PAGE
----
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Posted 04-10-2020 08:30 AM
(764 views)

Hi!

I am trying to use Interrupted time series with ARIMA model to compare before and after at intervention=45

data outcome;

input outcome time intervention time_af_int;

datalines;

9 1 0 0

9 2 0 0

10 3 0 0

8 4 0 0

8 5 0 0

6 6 0 0

6 7 0 0

13 8 0 0

20 9 0 0

23 10 0 0

29 11 0 0

34 12 0 0

19 13 0 0

39 14 0 0

44 15 0 0

29 16 0 0

34 17 0 0

62 18 0 0

50 19 0 0

46 20 0 0

51 21 0 0

36 22 0 0

42 23 0 0

48 24 0 0

30 25 0 0

64 26 0 0

66 27 0 0

77 28 0 0

54 29 0 0

74 30 0 0

48 31 0 0

52 32 0 0

73 33 0 0

77 34 0 0

83 35 0 0

55 36 0 0

48 37 0 0

48 38 0 0

47 39 0 0

44 40 0 0

49 41 0 0

64 42 0 0

35 43 1 1

77 44 1 2

46 45 1 3

58 46 1 4

55 47 1 5

70 48 1 6

41 49 1 7

56 50 1 8

45 51 1 9

57 52 1 10

62 53 1 11

51 54 1 12

76 55 1 13

58 56 1 14

46 57 1 15

71 58 1 16

62 59 1 17

64 60 1 18

59 61 1 19

54 62 1 20

70 63 1 21

54 64 1 22

65 65 1 23

52 66 1 24

56 67 1 25

70 68 1 26

71 69 1 27

70 70 1 28

60 71 1 29

;

run;

there are the steps I went through

1 check for stationarity by using PROC ARIMA

```
proc arima data=sample;
identify var=outcome stationarity=(adf);
run;
```

the results showed the outcome is stationarity

2. from ACF PACF plots the AR=2

my questions are

1.how I can estimate the coefficient of the model (b0,b1,b2,b3)with AR=2 if I used the linear regression

outcome=b0+b1*time+b2*intervention+b3*time_af_int

2. can I use the nonlinear regression with ARIMA?

3. how account for the seasonality?

1 ACCEPTED SOLUTION

Accepted Solutions

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I played with your data a little more. I think your series may have a break around time=36 rather than 45 as you thought. Based on the initial model, PROC ARIMA suggests two likely change points 26 and 36. I did another analysis using PROC SSM (could have used PROC UCM also), which can explicitly extract useful patterns that can be plotted. That analysis suggested break at 36. Here is the code for analysis based on PROC SSM:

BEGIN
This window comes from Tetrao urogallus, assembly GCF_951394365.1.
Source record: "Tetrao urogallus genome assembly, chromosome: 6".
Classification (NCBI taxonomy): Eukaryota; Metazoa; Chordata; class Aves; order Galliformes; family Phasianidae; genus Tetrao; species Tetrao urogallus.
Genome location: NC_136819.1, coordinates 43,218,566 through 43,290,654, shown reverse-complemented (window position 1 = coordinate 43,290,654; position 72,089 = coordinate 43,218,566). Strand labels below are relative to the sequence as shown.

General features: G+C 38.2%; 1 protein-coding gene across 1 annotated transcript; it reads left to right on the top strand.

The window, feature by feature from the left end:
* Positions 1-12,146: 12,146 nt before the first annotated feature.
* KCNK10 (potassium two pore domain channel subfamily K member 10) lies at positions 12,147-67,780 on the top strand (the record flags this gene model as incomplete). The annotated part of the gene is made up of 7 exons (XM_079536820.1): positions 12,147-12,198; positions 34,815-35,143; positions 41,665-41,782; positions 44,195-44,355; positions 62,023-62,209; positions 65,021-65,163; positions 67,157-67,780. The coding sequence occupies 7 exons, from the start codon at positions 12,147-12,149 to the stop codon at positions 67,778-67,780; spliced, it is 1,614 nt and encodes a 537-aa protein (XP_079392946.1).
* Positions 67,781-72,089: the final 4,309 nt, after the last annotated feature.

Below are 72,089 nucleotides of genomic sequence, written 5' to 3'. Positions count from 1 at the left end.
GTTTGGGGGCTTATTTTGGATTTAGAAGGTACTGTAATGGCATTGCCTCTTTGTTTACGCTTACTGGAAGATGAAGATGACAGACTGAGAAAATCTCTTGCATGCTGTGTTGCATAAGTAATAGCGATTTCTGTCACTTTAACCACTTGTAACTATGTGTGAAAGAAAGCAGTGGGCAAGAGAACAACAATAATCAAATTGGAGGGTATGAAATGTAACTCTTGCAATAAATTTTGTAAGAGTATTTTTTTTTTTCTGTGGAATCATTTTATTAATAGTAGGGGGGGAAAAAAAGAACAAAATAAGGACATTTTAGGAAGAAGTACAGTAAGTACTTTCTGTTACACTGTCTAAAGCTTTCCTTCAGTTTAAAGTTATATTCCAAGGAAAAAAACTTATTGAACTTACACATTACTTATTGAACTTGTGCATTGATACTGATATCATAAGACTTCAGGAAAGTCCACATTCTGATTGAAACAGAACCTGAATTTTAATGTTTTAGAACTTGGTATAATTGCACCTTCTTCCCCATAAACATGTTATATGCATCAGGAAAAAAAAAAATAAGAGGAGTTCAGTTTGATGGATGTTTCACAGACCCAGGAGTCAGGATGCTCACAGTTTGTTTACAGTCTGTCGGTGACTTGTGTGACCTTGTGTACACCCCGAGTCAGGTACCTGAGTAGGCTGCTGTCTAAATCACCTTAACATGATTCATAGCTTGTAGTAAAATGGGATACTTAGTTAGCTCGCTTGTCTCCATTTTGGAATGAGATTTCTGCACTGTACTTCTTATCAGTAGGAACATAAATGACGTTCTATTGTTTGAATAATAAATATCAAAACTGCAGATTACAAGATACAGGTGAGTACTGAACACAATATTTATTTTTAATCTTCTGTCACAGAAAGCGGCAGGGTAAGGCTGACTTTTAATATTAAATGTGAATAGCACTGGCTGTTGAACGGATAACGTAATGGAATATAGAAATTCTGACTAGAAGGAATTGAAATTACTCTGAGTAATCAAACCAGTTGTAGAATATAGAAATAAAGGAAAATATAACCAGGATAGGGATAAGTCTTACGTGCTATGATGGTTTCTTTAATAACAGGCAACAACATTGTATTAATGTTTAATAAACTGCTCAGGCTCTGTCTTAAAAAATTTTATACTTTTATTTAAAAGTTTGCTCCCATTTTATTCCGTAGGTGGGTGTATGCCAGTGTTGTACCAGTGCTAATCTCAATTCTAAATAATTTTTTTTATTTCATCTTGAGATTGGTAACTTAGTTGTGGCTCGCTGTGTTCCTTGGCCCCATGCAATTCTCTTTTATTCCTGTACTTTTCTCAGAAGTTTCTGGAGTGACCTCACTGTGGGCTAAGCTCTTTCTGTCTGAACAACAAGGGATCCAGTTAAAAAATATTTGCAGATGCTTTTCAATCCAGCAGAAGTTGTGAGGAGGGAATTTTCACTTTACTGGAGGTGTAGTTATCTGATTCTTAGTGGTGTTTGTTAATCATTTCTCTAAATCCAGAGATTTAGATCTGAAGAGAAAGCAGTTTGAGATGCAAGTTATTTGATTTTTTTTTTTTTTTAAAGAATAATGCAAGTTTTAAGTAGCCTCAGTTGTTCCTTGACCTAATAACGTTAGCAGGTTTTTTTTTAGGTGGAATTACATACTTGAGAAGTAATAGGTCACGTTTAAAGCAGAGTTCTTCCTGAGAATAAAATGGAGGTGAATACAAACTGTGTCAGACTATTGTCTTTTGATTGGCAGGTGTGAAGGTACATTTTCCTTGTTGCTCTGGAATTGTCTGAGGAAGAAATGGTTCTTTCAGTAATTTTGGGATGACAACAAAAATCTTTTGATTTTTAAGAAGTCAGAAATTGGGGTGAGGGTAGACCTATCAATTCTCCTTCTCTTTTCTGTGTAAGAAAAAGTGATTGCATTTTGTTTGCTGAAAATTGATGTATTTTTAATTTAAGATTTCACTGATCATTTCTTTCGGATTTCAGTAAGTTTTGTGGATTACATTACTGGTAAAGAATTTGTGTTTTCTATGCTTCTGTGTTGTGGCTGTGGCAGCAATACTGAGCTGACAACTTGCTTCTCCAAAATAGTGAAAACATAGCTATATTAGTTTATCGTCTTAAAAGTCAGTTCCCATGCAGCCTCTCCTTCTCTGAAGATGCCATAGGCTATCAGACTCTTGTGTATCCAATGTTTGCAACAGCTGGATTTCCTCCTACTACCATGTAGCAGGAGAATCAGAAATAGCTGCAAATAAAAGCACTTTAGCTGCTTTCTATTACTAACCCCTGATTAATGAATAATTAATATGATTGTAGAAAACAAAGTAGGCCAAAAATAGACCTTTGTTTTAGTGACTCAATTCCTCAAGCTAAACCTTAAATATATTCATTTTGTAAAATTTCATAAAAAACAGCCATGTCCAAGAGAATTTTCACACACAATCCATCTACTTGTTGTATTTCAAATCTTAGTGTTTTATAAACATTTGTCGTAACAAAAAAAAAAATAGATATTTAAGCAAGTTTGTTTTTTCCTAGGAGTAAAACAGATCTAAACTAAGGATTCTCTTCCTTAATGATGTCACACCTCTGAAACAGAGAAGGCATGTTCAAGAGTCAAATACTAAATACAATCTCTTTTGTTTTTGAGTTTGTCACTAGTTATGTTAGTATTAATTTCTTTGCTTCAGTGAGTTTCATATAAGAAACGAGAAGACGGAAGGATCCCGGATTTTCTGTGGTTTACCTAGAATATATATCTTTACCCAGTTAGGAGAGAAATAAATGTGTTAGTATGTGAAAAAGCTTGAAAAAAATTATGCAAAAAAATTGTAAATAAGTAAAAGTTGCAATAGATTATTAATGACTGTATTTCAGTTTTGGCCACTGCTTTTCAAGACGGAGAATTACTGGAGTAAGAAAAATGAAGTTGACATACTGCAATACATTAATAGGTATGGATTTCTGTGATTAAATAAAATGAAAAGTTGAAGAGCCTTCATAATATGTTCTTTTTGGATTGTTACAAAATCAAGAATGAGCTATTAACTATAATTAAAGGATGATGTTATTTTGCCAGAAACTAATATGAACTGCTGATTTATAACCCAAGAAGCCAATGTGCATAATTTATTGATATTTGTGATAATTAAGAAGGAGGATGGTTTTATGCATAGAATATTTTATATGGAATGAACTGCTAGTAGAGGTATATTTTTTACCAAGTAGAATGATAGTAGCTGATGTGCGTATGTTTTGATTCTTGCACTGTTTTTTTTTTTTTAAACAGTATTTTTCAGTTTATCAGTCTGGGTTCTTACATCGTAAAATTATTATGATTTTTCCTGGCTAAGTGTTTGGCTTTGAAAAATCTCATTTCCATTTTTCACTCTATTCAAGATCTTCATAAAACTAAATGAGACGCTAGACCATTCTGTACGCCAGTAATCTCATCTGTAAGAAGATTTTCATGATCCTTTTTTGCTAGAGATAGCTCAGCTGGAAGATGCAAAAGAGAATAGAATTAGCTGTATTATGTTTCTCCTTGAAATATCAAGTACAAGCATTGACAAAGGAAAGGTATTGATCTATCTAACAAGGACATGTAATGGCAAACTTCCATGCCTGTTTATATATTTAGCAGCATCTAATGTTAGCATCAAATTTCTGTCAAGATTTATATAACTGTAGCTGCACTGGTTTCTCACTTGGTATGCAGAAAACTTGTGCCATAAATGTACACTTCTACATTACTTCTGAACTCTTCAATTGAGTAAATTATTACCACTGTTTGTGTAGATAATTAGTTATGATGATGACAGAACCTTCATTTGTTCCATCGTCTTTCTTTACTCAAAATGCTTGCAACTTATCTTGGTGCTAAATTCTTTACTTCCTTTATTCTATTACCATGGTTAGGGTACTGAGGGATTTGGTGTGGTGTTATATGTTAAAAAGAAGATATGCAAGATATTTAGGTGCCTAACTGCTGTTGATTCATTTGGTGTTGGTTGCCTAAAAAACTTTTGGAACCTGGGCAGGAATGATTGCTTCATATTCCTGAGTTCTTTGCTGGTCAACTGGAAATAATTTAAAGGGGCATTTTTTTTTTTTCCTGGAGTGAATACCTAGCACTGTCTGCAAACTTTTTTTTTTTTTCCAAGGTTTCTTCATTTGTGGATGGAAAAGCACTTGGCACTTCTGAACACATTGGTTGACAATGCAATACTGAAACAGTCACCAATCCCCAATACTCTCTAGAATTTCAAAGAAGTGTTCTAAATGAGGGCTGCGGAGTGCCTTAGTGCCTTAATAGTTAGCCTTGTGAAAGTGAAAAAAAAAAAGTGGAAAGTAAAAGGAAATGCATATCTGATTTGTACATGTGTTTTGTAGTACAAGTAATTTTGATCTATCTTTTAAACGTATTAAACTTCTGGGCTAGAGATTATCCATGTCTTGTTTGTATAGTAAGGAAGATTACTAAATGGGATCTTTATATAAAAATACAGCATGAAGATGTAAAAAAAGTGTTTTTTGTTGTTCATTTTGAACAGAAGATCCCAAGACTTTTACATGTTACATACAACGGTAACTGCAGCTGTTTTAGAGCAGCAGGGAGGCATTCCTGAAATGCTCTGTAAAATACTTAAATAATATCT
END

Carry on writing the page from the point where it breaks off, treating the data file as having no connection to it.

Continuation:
/* Initial model */

proc ssm data=outcome breakpeaks like=marginal;

id time interval=obs;

trend level(ll) variance=0 checkbreak; /* Integrated random walk trend */

comp slope = (0 1)*level_state_;

irregular wn;

model outcome =level wn;

output out=ssmfor press;

run;

proc sgplot data=ssmfor;

scatter x=time y=outcome;

series x=time y=smoothed_level;

run;

proc sgplot data=ssmfor;

series x=time y=smoothed_slope;

run;

/* Model with shift at 36 */

proc ssm data=outcome breakpeaks like=marginal;

id time interval=obs;

shift = (time>=36);

trend level(ll) variance=0 checkbreak;

comp slope = (0 1)*level_state_;

irregular wn;

evaluate pattern = shift + level;

model outcome = shift level wn;

output out=ssmfor press;

run;

proc sgplot data=ssmfor;

scatter x=time y=outcome;

series x=time y=smoothed_pattern;

run;

proc sgplot data=ssmfor;

series x=time y=smoothed_slope;

run;